Growing up, we had a pair of special couches in our living room. They were the no-touching-no-sitting-no-breathing-on-couches. It provoked many a question in a five-year-old’s brain: Are those couches as soft as clouds? Will we get eaten by them? Are there fruit roll-ups hidden between the cushions? It was like the forbidden fruit — and we did eat. After a few years of disobeying, my parents gave up, and their couches became our couches.
I was reminded of these couches a few years ago while we were living in NYC. It was Thanksgiving day and a group of friends decided to play a game of football at Central Park. When we arrived, we discovered newly erected fences surrounding every grass surface. Hastily posted signs read, “Grass closed until Spring.” Excuse me? You can close grass?!! We resorted to finding a dirt patch to play our game, but us tax-gouged Manhattan-ites were ticked.
What good is grass if it’s closed? Last I checked, it’s not an endangered specie. I’m sure there’s some horticulturist out there shaking his/her head at my utter ignorance of the danger posed to grass by us barbaric human pedestrians during the winter. Fine, whatever, I’m sure they have their reasons. But the point remains: what good is grass, or a couch, if it’s not used and enjoyed?
Cool stories, Johnny. So what gives? I don’t think what I’m about to say will be popular, but I drank a lot of Diet Coke today so I’m not going to stop myself.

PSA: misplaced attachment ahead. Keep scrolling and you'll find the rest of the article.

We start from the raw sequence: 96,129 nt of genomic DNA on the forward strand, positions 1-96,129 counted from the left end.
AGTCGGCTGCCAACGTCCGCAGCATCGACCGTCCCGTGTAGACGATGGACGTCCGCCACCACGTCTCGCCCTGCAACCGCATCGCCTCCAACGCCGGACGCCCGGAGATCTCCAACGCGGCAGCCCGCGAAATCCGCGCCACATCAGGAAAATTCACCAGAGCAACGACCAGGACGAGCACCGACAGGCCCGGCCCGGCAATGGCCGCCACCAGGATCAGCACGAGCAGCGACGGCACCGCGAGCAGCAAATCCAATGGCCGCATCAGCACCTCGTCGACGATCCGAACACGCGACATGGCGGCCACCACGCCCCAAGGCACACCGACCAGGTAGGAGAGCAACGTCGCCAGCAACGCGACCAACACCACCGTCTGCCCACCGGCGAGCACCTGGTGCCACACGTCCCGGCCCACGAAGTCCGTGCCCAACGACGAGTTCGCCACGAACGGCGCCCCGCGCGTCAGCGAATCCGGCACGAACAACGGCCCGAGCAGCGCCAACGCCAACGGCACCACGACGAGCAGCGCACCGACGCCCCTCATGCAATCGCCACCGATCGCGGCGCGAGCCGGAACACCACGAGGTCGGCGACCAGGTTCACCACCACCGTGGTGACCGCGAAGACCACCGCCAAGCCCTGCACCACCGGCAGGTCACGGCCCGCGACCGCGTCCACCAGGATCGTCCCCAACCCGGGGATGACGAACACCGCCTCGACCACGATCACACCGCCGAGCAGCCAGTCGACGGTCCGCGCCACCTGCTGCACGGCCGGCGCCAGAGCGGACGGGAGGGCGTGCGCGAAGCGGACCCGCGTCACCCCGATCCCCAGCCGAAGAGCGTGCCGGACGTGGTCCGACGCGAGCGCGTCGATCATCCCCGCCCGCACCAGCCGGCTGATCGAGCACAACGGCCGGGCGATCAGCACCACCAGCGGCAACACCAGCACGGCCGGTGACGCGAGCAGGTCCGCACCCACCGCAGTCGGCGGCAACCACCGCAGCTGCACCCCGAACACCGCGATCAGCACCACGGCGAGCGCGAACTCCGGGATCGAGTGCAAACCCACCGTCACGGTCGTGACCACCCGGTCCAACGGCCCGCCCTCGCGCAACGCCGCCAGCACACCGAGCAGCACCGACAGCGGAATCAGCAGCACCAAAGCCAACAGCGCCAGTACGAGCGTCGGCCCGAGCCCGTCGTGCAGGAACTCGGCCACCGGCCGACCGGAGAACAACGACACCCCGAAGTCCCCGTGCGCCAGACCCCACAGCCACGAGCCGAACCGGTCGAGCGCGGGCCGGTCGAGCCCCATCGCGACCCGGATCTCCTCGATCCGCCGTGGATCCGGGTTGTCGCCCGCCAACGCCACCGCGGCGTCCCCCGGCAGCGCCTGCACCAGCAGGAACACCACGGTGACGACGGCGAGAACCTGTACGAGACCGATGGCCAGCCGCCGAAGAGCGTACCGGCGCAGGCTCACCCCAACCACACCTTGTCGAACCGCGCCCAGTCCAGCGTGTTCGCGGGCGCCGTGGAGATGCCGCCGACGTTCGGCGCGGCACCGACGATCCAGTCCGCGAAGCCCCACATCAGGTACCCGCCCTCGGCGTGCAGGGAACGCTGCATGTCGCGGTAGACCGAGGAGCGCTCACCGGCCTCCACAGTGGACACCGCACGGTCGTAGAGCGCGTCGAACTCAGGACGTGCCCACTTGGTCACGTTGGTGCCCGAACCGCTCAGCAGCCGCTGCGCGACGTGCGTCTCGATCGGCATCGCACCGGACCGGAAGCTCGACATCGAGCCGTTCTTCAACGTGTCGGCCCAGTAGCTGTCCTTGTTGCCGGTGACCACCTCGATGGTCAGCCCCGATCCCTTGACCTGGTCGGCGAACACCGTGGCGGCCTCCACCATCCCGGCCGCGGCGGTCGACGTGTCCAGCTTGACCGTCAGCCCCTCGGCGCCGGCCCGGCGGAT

Money is meant to be spent.
That wasn’t easy to type, but I think it needed to be said — for my sake. We, and most personal finance bloggers, write in circles about saving and resisting spending. Some take it to extremes. Others turn it into a game. And while us bloggers sometimes admit a splurge or spontaneous purchase, it’s typically done apologetically.
Don’t worry — I haven’t jumped off the deep end. I still believe the Debt Monster should be avoided like the plague, that an emergency fund is a must, and that we should invest/save for our family’s future. But if saving money is our only pursuit, we’re not living. We’re merely collecting and obsessing over pieces of paper.
Joanna and I sometimes get so caught up in numerical benchmarks and shaving budget margins that we forget why we’re saving. And no matter the explicit purpose or goal, it boils down to one thing: we are saving to spend. In other words, we’re putting money away now that we can spend later. Later for some might be after retirement. Later for others might mean a Caribbean cruise this spring. Only you can know when later should be. And “spending” shouldn’t have negative connotations of reckless, selfish purchases. Spending might mean buying a home, putting money into a 529 (toward future education), or making a charitable contribution. It can also mean buying a stegosaurus pet costume — and not feeling guilty about it.
I realize that many don’t have a problem with the “money is meant to be spent” philosophy. In fact, your problem might be that you’re too ambitious with it. We’ve been there, too. But as we all work at being smarter managers of money, let’s not forget the big picture. Money is a means to an end. I hope Baby Girl never knows how much money we have (or don’t have). Rather, I hope she sees us exercise financial discipline and understands the happiness that stems from living within one’s means. It’s a tall order, but worth working toward.
Couches are meant to be sat on. Grass is meant to be walked on. Money is meant to be spent. Life’s too short — let’s carpe the diem out of it.